How to make sure you eat enought fruit and vegetables

Most people know that we should be eating more fruit and vegetables. But most of us aren’t eating enough and we should be eating at least five portions of fruit and vegetables every day.

Fruit and vegetables are brimming with fibre, plus a whole range of vitamins and minerals, and because they’re low in calories, they make an important and healthy addition to any diet. Scientific studies have shown that people who eat a lot of fruit and vegetables have a lower risk of getting illnesses, such as heart disease and some cancers.

For this reason, health authorities recommend that you eat at least five portions of fruit and vegetables every day — and it doesn’t matter whether they’re fresh, tinned, frozen, cooked, juiced or dried. If you buy tinned fruit or vegetables make sure that no sugar or artificial sweeteners have been added and buy organic where possible. Remember that potatoes don’t count because they’re a starchy food.

How much is a portion?

  • One piece of medium-sized fruit – eg, an apple, peach, banana or orange
  • One slice of large fruit, such as melon, mango or pineapple
  • One handful of grapes or two handfuls of cherries or berry fruits
  • One tablespoon of dried fruit
  • A glass (roughly 100ml) of fruit or vegetable juice
  • A small tin (roughly 200g) of fruit
  • A side salad
  • A serving (roughly 100g) of vegetables – eg, peas, boiled carrots or stir-fried broccoli
  • The vegetables served in a portion of vegetable curry, lasagne, stir-fry or casserole

Fruit and vegetables should make up about a third of the food you eat each day, even more if you can manage it. And it’s also important to eat a variety. Five-a-day is a good, achievable target. If you count your portions each day it might help you to increase the amount you eat. And if you still find this hard to get your head around here are some tips on how to get your daily quota without too much preparation:

A glass of fruit or vegetable juice counts as one serving. However, as the juice doesn’t contain the pulp of the actual fruit, you can only count this once, no matter how many glasses of juice you consume.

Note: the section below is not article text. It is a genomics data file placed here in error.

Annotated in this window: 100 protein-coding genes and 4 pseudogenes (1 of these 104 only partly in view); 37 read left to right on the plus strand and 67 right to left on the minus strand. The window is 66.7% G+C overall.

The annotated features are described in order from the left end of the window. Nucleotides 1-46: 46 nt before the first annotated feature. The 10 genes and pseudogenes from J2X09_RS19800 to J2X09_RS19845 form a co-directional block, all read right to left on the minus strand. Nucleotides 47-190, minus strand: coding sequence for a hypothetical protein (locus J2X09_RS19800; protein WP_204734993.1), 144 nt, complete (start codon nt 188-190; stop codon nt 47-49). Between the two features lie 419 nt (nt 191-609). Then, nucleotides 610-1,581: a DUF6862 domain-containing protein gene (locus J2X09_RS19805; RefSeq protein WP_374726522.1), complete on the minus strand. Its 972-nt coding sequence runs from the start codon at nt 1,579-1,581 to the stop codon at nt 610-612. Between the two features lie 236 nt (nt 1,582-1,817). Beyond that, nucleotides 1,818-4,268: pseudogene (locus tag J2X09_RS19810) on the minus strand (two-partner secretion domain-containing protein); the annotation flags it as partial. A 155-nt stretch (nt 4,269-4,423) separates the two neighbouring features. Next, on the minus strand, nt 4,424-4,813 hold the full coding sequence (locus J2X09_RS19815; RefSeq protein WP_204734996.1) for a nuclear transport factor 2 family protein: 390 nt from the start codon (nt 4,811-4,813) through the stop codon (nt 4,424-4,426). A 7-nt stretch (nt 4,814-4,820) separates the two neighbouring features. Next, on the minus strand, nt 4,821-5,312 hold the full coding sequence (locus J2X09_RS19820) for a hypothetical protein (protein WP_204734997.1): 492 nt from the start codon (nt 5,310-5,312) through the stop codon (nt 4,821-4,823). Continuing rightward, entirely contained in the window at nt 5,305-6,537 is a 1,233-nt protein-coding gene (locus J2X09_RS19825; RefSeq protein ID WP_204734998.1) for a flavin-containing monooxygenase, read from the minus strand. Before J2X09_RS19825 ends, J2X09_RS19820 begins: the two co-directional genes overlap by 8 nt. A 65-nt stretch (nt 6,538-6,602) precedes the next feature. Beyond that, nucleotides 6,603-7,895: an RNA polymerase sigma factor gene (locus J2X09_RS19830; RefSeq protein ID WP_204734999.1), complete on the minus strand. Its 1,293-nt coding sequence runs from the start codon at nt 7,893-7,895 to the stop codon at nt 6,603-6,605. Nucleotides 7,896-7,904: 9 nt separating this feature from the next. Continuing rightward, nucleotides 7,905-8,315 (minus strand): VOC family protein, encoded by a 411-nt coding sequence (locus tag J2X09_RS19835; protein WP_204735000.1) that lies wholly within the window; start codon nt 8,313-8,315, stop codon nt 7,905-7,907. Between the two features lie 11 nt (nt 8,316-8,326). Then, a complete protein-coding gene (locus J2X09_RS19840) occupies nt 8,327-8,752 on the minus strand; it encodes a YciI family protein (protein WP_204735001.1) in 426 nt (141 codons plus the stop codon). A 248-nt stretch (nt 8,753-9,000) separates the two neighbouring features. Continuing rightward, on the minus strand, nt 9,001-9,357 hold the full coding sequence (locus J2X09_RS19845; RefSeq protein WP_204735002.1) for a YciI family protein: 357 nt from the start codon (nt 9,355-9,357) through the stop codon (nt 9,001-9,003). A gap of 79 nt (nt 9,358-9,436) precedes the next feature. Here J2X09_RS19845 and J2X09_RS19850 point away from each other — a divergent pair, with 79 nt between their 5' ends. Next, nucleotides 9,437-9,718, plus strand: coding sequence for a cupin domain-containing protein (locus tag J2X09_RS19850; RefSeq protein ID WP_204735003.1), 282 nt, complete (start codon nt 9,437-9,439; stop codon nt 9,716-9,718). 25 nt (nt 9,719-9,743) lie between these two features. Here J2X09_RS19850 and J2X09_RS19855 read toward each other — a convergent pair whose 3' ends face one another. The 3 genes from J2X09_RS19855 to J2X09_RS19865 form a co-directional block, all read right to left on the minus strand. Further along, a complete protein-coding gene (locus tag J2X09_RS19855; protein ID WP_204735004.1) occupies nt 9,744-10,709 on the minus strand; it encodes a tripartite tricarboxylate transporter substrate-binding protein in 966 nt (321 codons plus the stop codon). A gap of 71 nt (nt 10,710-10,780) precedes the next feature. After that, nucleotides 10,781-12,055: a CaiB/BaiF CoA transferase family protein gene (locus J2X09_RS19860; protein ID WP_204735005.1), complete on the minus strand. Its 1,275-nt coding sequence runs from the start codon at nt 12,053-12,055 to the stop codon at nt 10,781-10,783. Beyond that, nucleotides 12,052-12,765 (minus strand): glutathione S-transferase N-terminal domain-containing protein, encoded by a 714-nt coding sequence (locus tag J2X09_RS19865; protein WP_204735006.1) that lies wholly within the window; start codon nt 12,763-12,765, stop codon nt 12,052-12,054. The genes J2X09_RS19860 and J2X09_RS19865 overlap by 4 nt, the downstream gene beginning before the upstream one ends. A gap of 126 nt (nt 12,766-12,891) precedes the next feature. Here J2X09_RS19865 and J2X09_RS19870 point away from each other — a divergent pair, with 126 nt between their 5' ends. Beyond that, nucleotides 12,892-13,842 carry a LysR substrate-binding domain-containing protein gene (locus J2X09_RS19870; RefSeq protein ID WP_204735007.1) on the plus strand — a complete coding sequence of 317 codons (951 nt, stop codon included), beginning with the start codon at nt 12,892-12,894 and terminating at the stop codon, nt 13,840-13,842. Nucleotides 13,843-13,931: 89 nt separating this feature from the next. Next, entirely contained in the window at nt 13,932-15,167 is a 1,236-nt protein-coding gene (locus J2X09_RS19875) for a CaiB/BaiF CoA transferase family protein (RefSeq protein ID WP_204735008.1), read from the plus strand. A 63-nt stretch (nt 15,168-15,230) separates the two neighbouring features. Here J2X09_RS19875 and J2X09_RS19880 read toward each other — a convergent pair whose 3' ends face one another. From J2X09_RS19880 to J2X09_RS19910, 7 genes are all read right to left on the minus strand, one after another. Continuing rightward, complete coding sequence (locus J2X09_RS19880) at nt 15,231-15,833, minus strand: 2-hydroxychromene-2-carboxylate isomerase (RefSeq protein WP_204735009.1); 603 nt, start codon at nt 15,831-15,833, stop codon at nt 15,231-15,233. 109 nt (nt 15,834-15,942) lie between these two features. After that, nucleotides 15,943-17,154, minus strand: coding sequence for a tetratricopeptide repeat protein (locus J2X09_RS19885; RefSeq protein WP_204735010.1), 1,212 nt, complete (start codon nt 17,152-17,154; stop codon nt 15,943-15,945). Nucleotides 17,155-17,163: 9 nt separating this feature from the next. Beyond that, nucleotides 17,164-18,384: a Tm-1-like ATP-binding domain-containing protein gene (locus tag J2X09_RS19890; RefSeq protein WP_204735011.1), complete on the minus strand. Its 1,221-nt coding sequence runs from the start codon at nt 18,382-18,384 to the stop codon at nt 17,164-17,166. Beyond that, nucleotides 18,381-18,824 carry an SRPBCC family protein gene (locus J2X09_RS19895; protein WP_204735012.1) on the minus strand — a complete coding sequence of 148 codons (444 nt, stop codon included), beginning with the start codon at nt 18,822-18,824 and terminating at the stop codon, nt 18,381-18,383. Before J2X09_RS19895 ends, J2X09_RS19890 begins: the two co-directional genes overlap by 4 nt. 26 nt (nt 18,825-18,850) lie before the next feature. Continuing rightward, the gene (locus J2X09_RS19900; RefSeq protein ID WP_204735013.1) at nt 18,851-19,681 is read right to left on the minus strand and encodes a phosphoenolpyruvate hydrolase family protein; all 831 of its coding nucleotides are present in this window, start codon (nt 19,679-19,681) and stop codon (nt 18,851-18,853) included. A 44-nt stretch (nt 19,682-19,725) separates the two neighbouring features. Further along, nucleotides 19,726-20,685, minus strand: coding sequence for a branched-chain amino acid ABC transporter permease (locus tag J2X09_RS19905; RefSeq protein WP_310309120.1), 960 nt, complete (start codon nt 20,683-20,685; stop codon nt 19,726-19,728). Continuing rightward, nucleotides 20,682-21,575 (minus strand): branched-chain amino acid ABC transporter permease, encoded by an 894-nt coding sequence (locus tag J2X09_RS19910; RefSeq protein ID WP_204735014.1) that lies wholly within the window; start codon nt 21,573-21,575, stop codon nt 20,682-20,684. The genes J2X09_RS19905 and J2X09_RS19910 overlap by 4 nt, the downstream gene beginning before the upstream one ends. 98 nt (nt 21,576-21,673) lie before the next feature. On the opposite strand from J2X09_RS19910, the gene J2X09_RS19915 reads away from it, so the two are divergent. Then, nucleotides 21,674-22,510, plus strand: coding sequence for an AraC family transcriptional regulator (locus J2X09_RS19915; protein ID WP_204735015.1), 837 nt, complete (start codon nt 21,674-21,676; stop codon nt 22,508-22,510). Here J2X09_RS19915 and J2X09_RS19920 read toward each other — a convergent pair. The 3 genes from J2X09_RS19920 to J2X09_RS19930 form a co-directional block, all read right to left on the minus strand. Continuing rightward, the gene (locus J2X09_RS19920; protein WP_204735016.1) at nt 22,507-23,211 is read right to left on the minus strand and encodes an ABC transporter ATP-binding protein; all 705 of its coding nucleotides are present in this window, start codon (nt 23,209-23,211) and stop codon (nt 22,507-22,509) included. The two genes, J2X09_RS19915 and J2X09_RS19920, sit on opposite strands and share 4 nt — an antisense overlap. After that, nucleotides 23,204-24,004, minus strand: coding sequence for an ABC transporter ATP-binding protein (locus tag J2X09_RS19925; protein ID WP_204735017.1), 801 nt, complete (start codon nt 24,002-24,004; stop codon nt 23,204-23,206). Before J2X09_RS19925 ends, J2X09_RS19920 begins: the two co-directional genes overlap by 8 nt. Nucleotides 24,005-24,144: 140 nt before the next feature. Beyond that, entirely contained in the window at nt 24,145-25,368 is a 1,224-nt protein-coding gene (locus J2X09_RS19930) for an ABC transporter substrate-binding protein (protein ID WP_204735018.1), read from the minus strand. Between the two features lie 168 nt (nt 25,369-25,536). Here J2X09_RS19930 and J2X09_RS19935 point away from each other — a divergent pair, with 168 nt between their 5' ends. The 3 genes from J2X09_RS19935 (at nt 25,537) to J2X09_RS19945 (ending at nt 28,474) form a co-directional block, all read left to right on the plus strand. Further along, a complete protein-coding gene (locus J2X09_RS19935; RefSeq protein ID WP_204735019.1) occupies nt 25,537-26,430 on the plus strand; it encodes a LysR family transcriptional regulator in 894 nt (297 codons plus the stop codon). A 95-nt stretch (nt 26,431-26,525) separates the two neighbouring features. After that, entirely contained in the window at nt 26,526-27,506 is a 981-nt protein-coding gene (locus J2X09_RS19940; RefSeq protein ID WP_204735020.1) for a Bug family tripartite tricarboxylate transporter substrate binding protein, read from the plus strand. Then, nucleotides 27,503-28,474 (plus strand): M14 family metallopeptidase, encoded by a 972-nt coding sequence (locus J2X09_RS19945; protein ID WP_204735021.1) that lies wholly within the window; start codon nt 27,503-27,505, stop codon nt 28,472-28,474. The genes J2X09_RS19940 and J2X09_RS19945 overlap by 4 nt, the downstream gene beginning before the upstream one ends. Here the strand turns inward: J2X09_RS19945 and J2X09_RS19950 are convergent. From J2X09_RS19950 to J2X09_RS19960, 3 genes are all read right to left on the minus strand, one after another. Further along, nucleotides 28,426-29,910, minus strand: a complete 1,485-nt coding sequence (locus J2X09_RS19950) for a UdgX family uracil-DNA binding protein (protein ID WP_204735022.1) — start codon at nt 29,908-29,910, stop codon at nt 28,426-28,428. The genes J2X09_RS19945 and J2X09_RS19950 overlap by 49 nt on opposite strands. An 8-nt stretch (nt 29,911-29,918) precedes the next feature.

Fruit with Cereal
If you have a bowl of cereal for breakfast, add a chopped banana or some strawberries for a fruity twist — there’s another one.

Sip on Soup
Here’s a healthy and cheap option for lunch. Make a big pot of homemade vegetable soup at the beginning of the week. Keep it in the fridge and dip in for lunch every day. Pack it full of any veggies you’ve got in the kitchen, as well as beans.

Cans Count
Fresh is obviously healthier but canned vegetables count as a portion so dig out those organic tinned beans and add some chickpeas or kidney beans to a salad, or throw a handful of diced carrots into a casserole. Frozen vegetables are also acceptable so there’s no excuse if there’s nothing fresh in the fridge.

Fruit Snacks
Carry a couple of pieces of fruit in your bag for a snack during the day. Use it as an excuse to try fruit you wouldn’t normally choose.

Salad Starter
Get into the habit of making yourself a side salad to eat with dinner. It doesn’t need to be anything fancy, just some leaves and sliced cucumber.

Stick to these tips and you should have no problem getting your five a day. Hopefully you’ll feel the benefits, especially through the colder months when everyone around you will be coughing and sneezing.

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